The resident assisting Riley cleared his throat and said, “You’re quiet today, Dr. Poole. Is there a problem?”
Riley glanced at him, then smiled behind her surgical mask. She usually kept chatter going during her surgeries to cut the tension, but she didn’t have the energy that day.
“No problem, Sam, and I’ve told you to call me Riley,” she said, aiming to sound more upbeat than she felt. “I’m just keeping my mind focused. This is going to be a long, complicated repair.”
“Aren’t they all these days?” her nurse asked.
Sam nodded. “You’ve got that right, Jana. And where do all these boys come from? Barely enough humans exist to keep civilization functioning without sending these kids off to die in a war.”
Since the fighting began, Riley had pieced together more bodies than she dared count, but they kept coming. If the two sides didn’t stop killing each other, no one would be left alive to populate either country.
“The US has us outnumbered three-to-one, but we’re holding our own,” Riley said. “Maybe it will be enough to convince Kearns to admit defeat soon. With the world population so decimated, they can’t afford the losses any more than we can.”
Jana watched her for a moment before saying, “I still haven’t gotten used to us-versus-them. It just used to be us, then without warning, catastrophe. My grandparents live in Oklahoma, but I can’t even get a message from them. I’m not even sure if they survived the CME. It’s insane.”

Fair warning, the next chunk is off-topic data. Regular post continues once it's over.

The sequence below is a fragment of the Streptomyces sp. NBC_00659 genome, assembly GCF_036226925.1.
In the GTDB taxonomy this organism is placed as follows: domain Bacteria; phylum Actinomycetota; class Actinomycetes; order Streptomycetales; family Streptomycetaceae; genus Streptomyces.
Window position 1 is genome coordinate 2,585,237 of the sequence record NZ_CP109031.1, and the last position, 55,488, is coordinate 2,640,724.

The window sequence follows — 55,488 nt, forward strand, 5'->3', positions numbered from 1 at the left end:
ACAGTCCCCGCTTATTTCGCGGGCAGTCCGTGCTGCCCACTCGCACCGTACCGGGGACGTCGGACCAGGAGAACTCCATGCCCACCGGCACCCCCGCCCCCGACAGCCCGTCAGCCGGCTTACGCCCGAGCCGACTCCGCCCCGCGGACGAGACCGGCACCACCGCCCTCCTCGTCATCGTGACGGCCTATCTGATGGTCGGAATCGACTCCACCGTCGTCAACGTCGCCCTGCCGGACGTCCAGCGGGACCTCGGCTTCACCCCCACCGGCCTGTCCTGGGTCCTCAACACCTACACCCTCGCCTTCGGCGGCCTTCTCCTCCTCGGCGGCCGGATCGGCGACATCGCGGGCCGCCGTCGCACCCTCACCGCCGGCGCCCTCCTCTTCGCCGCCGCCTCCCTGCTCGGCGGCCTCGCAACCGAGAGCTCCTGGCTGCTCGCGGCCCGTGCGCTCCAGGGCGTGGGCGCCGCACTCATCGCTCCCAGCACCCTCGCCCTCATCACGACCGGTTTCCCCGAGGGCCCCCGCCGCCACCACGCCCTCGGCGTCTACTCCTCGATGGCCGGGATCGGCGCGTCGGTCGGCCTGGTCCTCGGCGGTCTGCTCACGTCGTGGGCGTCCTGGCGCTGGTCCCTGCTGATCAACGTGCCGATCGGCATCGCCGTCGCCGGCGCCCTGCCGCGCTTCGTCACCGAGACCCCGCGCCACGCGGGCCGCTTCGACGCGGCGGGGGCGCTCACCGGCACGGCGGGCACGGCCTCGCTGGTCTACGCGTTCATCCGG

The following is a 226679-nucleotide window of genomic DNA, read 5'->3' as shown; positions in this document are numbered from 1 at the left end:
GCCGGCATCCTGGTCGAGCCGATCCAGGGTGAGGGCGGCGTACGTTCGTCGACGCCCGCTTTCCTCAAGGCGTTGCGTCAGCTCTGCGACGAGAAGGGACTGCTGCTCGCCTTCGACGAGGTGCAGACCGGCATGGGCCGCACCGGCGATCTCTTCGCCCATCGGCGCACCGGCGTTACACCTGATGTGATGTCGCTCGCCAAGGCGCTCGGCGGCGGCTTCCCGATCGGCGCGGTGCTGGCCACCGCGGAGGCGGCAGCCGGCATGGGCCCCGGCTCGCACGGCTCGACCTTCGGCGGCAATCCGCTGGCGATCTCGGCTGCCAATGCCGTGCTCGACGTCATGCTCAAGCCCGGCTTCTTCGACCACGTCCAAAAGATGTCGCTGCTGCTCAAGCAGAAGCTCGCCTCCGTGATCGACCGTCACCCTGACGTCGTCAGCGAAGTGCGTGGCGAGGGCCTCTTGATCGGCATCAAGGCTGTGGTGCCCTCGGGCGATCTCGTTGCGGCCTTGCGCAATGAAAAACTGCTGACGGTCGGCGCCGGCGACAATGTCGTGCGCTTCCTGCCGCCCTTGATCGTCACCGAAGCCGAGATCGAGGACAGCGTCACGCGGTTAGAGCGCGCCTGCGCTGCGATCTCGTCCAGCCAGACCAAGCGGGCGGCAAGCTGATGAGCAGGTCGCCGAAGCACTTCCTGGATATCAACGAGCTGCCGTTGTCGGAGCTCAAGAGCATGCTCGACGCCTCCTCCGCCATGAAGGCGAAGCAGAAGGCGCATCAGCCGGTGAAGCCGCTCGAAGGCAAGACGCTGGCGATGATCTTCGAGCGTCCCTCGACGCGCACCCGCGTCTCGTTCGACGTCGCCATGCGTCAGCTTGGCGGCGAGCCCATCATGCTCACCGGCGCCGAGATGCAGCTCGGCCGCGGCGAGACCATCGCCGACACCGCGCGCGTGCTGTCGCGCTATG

“Jana,” Sam said sharply.
Riley glanced up and caught him rolling his eyes in her direction. She knew Sam was afraid Jana’s comment had offended her, but she understood. Julia had been missing somewhere on the US side of the border for nearly two years without Riley having a word from her. She blamed herself for that. Driven by the hope of learning the fate of her two younger children, she’d insisted on leaving Julia in Virginia while she and Coop made the treacherous trek to Colorado Springs. Even though she’d made the best decision under the circumstances, she couldn’t help second-guessing herself, which had caused countless sleepless nights.
For over a year, their friend, Conrad Elliot, a military intelligence specialist, had used covert assets at his disposal to locate Julia. He’d gleaned occasional bits of intel and learned she was being held in an internment camp with other members of Riley’s extended family, but Conrad had failed to nail down the location. Even though the trail had grown cold, Riley hadn’t given up hope that Julia was alive.
“It’s fine, Sam,” she said, finally. “Jana has a right to express her feelings. The CME and war are causing suffering across the board.”
“Thanks for saying that, Riley, but I am sorry,” Jana said, keeping her eyes lowered. “I’m sure they’ll bring Julia home to you soon.”